The three main types of tic disorder

Everyone with Tourette has tics, but not all tics are due to Tourette syndrome.

To be diagnosed with Tourette, there has to be both motor and vocal tics present. These have lasted longer than a year.

Tourette is different to other tic disorders, and we will get into these differences here.

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What are the different types of tic disorder?

The DSM-5 (1) classifies three main types of tic disorder:

    • Provisional Tic Disorder

    • Persistent (Chronic) Tic Disorder

    • Tourette’s Disorder

They give us a clue to their nature in the name… apart from Tourette. This name doesn’t really stick to the theme.

This is because Tourette syndrome is named after the neurologist that published studies of tics in 1885Georges Gilles de la Tourette.

An image of Georges Tourette and year of birth and death (1857-1904)

Who decides on the criteria?

The DSM-5 was briefly mentioned above, this publication describes the tic-disorders that are diagnosed today.

The Diagnostic and Statistical Manual of Mental Disorders, Fifth Edition (DSM-5) is published by the American Psychiatrics Association and the most up to date publication.

The DSM classification is used to diagnose various mental disorders. It will help us understand what each of these tic disorders consists of and what makes them unique.

What makes tics Tourette syndrome

For tics to be classed as Tourette:

    • Both multiple motor and one or more vocal tics have been present at some time during the illness, although not necessarily concurrently

    • The tics may wax and wane in frequency but have persisted for more than 1 year since first tic onset

For Tourette to be diagnosed, both motor and vocal tics need to be present in an individual.

Motor tics are movement based tics. Vocal tics are sounds, words and/or phrases.

They need to have lasted at least one year.

What makes tics Persistent (Chronic) Tic Disorder

    • Single or multiple motor or vocal tics have been present during the illness, but not both motor and vocal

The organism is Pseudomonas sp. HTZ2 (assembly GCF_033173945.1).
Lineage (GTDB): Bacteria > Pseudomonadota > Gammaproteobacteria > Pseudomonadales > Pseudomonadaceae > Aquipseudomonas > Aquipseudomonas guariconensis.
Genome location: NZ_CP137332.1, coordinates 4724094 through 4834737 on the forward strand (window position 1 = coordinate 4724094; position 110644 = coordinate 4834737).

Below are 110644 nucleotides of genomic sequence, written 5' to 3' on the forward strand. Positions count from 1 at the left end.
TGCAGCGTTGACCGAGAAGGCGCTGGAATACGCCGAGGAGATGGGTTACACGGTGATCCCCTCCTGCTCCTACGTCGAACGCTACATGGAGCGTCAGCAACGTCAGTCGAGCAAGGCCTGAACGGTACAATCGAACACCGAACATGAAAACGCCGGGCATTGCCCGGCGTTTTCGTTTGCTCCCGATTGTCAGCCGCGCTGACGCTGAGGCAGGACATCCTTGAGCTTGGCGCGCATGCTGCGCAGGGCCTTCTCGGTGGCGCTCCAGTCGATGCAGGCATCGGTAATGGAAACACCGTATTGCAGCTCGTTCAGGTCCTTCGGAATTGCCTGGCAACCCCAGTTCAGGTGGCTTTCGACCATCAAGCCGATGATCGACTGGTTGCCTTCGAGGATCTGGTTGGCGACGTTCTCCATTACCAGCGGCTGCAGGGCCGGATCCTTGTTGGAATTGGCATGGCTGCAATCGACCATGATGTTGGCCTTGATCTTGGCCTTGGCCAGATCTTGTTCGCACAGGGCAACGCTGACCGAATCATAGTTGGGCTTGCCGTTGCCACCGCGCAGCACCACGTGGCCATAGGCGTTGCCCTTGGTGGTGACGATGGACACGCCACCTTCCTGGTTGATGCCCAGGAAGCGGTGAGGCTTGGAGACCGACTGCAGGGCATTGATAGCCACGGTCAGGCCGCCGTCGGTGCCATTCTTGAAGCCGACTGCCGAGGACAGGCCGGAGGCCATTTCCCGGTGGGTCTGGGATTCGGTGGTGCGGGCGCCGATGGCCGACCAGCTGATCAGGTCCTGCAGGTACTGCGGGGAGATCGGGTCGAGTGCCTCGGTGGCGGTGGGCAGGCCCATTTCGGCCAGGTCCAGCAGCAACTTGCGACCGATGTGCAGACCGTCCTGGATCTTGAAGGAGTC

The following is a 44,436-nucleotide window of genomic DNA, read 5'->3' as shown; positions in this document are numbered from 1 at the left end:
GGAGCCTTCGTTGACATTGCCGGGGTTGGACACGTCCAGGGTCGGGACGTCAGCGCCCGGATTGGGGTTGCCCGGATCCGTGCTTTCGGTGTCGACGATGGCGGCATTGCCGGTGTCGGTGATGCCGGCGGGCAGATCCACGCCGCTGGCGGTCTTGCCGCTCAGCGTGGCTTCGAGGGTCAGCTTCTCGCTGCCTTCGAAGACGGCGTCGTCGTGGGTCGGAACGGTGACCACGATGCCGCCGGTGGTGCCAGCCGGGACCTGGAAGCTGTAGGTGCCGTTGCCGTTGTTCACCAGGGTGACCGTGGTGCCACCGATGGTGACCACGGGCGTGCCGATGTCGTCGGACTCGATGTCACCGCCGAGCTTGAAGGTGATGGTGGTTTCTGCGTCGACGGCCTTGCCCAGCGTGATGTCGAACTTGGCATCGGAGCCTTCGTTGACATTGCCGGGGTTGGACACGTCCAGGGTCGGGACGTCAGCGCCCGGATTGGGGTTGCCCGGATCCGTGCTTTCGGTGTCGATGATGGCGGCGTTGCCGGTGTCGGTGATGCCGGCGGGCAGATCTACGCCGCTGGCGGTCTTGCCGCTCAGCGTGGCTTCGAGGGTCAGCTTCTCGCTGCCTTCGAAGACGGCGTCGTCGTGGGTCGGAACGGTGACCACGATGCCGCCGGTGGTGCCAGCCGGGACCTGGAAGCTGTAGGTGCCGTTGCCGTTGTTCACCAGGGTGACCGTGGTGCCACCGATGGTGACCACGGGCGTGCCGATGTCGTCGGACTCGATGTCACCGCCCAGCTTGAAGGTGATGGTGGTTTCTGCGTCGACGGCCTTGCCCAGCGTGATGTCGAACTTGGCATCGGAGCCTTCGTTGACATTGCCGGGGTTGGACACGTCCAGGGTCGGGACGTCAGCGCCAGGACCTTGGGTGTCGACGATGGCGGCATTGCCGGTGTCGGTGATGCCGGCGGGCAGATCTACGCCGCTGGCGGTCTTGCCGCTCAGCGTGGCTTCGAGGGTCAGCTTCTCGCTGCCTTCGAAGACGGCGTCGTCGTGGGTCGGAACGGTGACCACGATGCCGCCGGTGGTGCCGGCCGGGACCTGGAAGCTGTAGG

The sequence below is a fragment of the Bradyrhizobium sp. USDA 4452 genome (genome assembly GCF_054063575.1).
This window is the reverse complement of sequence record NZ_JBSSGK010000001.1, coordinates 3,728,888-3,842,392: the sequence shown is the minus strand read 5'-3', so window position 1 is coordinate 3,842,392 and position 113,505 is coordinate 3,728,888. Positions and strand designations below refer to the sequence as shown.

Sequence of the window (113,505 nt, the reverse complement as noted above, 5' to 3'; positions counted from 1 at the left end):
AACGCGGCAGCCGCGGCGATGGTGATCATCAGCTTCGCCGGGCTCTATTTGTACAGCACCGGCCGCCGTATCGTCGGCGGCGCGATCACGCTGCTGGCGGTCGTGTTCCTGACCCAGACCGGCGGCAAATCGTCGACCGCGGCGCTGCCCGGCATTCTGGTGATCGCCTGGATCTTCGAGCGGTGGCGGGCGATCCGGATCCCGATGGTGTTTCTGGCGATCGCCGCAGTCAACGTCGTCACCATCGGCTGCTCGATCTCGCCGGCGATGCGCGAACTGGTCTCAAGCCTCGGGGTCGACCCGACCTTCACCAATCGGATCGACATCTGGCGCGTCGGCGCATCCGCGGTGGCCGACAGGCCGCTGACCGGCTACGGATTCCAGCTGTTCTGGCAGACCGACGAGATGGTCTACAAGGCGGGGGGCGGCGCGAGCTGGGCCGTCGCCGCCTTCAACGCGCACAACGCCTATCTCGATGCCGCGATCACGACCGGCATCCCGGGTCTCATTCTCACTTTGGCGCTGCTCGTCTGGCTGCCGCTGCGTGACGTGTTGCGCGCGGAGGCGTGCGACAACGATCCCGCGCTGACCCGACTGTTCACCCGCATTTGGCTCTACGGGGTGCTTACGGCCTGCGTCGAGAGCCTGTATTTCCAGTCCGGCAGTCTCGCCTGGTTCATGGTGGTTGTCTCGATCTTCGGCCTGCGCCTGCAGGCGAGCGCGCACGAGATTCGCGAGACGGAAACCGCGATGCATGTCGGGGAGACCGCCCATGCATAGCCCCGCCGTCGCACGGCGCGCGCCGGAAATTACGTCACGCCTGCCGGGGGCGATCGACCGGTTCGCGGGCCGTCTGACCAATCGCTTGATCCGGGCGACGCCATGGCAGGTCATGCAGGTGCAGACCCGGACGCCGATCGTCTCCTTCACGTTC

• The tics may wax and wane in frequency but have persisted for more than 1 year since first tic onset
    • Criteria have never been met for Tourette’s disorder

Persistent (Chronic) Tic Disorder is similar to Tourette, but an individual does not experience both motor and vocal tics in the year that is needed to diagnose this tic disorder.

Instead, it is either motor or vocal tics. These can be simple or complex.

These have to be present for more than a year after the tics started and the person must have not been diagnosed with Tourette previously.

A summary that tics in both Tourette and Persistent tic disorder last more than one year, with the brown book on path in background.

What makes tics Provisional Tic Disorder

Provisional basically means temporary, and to be possibly changed later.

Provisional Tic Disorder is:

    • Single or multiple motor and/or vocal tics

    • The tics have been present for less than 1 year since first tic onset

    • Criteria have never been met for Tourette’s disorder or Persistent (chronic) motor or vocal tic disorder

Provisional Tic Disorder can be diagnosed if tics have lasted less than one year.

These can be simple or complex, and be both motor and vocal tics.

Provisional basically means temporary– and this diagnosis can change if the tics last longer than the year needed to diagnose Persistent Tic Disorder or Tourette.

Current disqualifying factors

The DSM-5 also states that these tic disorders can be diagnosed only if:

    • Onset is before age 18 years

    • The disturbance is not attributable to the physiological effects of a substance or another medical condition

The age qualification is interesting, because more and more people have been experiencing a sudden onset of tics, even in adulthood.

Whether this age criteria remains will have to be seen.

Numerous conditions, medications and drugs can cause tics or tic-like symptoms, that are not tic-disorders. This is why certain conditions and substances can rule out a diagnosis.


Tourette is the most severe, with both motor and vocal tics present for more than a year.

This is followed by Persistent (Chronic) Tic Disorder. This can be as frequent and severe as Tourette, but with only motor or vocal tics. Not both.

Provisional tic disorder can be the same severity of both Tourette and Persistent Tic Disorder, but needs to pass that one year mark before it can be diagnosed as anything other than Provisional.


1. American Psychiatric Association. Desk Reference to the Diagnostic Criteria : from DSM-5 by American Psychiatric Association.

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